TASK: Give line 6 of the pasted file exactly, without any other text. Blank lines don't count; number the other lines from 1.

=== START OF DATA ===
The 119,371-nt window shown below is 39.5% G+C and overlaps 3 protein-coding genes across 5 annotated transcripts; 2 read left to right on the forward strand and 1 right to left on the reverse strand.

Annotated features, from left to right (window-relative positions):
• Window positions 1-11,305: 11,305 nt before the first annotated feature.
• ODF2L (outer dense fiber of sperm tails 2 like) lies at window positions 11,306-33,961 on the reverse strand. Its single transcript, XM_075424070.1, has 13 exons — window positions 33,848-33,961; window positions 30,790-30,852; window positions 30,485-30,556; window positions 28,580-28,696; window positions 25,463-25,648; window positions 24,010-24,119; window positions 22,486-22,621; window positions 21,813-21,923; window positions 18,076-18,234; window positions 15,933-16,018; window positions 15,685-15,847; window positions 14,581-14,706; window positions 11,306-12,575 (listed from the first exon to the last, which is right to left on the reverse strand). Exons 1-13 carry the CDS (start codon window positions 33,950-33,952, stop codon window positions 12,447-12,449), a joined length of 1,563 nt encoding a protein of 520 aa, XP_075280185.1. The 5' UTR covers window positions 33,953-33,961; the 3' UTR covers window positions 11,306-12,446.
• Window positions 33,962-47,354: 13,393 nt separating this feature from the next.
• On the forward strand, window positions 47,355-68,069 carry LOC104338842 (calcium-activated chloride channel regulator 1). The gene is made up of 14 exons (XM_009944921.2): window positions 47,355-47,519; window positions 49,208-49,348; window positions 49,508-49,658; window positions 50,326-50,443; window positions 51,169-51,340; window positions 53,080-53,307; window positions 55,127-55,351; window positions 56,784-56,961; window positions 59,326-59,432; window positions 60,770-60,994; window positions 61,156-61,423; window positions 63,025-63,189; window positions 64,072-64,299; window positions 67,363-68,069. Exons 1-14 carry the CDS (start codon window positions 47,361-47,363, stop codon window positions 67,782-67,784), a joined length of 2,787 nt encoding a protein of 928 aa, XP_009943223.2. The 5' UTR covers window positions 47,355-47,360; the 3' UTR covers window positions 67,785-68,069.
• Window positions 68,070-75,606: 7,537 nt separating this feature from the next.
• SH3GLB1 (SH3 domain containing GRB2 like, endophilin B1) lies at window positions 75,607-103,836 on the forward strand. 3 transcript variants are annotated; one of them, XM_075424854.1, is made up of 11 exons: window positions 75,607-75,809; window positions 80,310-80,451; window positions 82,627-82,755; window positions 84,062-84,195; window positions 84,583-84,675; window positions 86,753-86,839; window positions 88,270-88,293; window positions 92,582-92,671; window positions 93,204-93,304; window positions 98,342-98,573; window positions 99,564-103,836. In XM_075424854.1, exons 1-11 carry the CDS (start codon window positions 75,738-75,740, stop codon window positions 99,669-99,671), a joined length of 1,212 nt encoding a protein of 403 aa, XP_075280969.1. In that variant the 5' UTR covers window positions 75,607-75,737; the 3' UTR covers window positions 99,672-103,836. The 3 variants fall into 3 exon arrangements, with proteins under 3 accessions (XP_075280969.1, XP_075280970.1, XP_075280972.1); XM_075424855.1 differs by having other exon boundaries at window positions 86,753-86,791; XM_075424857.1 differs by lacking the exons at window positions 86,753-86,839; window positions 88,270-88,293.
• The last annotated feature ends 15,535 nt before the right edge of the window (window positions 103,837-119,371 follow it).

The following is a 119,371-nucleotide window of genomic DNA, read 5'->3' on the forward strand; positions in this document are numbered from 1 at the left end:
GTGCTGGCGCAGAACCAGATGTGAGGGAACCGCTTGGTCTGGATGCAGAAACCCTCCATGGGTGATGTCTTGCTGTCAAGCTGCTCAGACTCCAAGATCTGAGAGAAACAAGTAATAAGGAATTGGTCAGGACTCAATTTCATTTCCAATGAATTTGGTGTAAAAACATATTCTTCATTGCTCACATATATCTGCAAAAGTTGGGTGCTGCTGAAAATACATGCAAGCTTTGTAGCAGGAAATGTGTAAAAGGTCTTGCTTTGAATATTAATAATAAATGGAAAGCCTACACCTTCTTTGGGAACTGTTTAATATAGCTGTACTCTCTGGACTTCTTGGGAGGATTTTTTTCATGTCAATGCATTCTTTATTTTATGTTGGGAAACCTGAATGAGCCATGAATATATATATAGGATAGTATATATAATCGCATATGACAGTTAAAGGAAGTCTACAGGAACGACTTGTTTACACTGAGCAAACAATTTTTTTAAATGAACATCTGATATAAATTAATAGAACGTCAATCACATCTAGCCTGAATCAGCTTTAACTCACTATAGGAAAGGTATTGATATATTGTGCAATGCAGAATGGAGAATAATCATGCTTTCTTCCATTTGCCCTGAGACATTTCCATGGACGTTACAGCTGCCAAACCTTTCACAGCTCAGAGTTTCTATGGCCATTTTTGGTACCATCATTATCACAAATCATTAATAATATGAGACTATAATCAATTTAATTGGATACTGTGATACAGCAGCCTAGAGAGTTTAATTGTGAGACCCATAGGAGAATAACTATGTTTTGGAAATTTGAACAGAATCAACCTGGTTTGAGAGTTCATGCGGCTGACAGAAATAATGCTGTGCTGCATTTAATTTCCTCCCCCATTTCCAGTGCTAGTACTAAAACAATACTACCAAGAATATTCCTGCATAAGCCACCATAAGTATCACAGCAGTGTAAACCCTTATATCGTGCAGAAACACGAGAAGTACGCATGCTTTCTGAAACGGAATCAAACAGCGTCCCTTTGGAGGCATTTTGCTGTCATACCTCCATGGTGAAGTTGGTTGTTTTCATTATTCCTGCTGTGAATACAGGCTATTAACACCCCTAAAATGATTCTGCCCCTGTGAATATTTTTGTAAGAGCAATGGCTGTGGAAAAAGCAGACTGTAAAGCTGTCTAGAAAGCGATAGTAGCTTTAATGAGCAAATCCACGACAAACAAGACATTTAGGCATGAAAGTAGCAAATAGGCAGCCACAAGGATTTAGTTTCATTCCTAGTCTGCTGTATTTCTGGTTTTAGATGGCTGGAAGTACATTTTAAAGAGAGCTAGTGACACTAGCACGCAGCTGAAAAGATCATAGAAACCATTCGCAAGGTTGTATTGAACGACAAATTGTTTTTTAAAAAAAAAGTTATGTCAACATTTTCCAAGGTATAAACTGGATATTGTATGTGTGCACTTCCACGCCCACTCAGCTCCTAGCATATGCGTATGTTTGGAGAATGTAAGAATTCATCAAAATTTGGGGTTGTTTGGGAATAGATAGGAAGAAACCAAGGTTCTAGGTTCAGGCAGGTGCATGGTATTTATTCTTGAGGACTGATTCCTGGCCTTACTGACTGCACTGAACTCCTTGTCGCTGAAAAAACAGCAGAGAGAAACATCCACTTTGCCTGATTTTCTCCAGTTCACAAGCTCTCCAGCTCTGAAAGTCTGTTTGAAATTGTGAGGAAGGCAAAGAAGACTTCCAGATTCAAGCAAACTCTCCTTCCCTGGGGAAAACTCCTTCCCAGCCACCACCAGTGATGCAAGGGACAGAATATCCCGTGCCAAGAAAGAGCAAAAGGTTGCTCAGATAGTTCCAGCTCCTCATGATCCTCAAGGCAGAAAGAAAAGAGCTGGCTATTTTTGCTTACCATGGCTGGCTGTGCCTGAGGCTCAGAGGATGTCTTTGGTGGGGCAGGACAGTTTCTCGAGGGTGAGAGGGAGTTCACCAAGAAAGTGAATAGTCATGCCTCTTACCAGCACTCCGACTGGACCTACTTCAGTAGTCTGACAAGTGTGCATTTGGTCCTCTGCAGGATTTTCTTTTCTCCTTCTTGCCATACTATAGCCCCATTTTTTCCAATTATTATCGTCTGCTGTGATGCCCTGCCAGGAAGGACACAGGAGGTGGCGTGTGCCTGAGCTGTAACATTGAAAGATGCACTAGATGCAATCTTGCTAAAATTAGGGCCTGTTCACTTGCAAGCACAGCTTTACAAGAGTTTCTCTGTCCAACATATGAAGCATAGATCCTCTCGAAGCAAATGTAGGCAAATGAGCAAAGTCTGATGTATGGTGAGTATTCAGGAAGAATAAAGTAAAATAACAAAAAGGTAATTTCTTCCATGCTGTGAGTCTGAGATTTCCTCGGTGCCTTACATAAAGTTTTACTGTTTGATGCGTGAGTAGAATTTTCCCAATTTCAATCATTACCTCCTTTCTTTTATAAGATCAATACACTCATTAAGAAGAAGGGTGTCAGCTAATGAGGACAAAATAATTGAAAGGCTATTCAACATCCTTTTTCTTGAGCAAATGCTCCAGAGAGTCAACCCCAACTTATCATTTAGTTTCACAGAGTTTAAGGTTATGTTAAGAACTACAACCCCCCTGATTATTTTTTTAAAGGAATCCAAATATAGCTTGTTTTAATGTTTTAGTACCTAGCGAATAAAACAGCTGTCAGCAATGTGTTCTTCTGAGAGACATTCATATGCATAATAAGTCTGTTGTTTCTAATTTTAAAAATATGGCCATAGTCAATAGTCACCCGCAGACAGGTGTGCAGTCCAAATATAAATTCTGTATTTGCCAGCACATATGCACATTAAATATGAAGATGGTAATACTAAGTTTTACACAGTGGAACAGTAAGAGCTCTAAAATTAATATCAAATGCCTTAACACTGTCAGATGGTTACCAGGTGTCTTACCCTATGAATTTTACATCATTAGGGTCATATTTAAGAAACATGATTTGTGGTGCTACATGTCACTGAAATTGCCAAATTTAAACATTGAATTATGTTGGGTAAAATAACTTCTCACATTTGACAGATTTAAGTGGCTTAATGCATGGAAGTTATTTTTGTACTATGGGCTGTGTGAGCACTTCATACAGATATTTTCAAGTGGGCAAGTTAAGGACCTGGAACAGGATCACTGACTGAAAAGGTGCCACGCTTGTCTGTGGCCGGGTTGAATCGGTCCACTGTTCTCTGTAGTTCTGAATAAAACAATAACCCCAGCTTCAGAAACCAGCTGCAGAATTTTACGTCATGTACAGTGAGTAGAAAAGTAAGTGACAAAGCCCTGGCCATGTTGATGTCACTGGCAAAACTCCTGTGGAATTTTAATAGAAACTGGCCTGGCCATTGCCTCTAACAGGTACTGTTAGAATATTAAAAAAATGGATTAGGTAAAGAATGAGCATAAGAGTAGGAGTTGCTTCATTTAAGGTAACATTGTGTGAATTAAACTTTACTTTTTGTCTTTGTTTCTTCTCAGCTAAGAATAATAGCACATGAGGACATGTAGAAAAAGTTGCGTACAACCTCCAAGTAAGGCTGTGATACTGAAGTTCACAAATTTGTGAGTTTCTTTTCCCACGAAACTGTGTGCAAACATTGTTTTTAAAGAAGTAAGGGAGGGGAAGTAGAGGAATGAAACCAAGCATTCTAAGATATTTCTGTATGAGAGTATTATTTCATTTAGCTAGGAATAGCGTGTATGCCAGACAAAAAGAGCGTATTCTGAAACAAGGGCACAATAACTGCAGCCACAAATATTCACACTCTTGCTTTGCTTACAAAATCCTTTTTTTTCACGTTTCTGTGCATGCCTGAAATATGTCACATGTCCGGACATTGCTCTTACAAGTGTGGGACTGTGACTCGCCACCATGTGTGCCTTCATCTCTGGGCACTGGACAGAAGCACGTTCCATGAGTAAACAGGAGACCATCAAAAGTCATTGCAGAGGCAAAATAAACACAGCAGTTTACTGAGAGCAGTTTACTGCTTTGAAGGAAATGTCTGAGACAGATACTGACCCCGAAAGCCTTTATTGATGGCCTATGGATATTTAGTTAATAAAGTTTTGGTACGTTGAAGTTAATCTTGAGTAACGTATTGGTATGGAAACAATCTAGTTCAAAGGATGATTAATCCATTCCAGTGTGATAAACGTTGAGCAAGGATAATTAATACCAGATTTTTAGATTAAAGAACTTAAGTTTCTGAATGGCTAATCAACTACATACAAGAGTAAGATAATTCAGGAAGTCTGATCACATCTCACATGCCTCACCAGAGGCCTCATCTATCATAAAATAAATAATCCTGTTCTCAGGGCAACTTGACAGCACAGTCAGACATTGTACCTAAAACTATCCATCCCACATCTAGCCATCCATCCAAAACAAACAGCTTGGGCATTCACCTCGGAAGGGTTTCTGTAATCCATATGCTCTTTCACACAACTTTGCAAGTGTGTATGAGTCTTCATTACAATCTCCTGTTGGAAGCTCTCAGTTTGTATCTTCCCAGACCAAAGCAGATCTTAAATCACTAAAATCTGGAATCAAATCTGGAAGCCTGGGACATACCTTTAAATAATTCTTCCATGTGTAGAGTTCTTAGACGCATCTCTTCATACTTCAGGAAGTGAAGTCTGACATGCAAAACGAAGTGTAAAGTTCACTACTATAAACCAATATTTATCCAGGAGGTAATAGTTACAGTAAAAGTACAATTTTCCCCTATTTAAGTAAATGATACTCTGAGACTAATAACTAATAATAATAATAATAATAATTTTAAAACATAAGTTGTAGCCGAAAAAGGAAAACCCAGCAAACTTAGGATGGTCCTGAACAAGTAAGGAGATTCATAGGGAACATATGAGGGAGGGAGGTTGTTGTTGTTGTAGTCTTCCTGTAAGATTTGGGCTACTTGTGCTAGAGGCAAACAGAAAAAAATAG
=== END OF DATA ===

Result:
• On the forward strand, window positions 47,355-68,069 carry LOC104338842 (calcium-activated chloride channel regulator 1). The gene is made up of 14 exons (XM_009944921.2): window positions 47,355-47,519; window positions 49,208-49,348; window positions 49,508-49,658; window positions 50,326-50,443; window positions 51,169-51,340; window positions 53,080-53,307; window positions 55,127-55,351; window positions 56,784-56,961; window positions 59,326-59,432; window positions 60,770-60,994; window positions 61,156-61,423; window positions 63,025-63,189; window positions 64,072-64,299; window positions 67,363-68,069. Exons 1-14 carry the CDS (start codon window positions 47,361-47,363, stop codon window positions 67,782-67,784), a joined length of 2,787 nt encoding a protein of 928 aa, XP_009943223.2. The 5' UTR covers window positions 47,355-47,360; the 3' UTR covers window positions 67,785-68,069.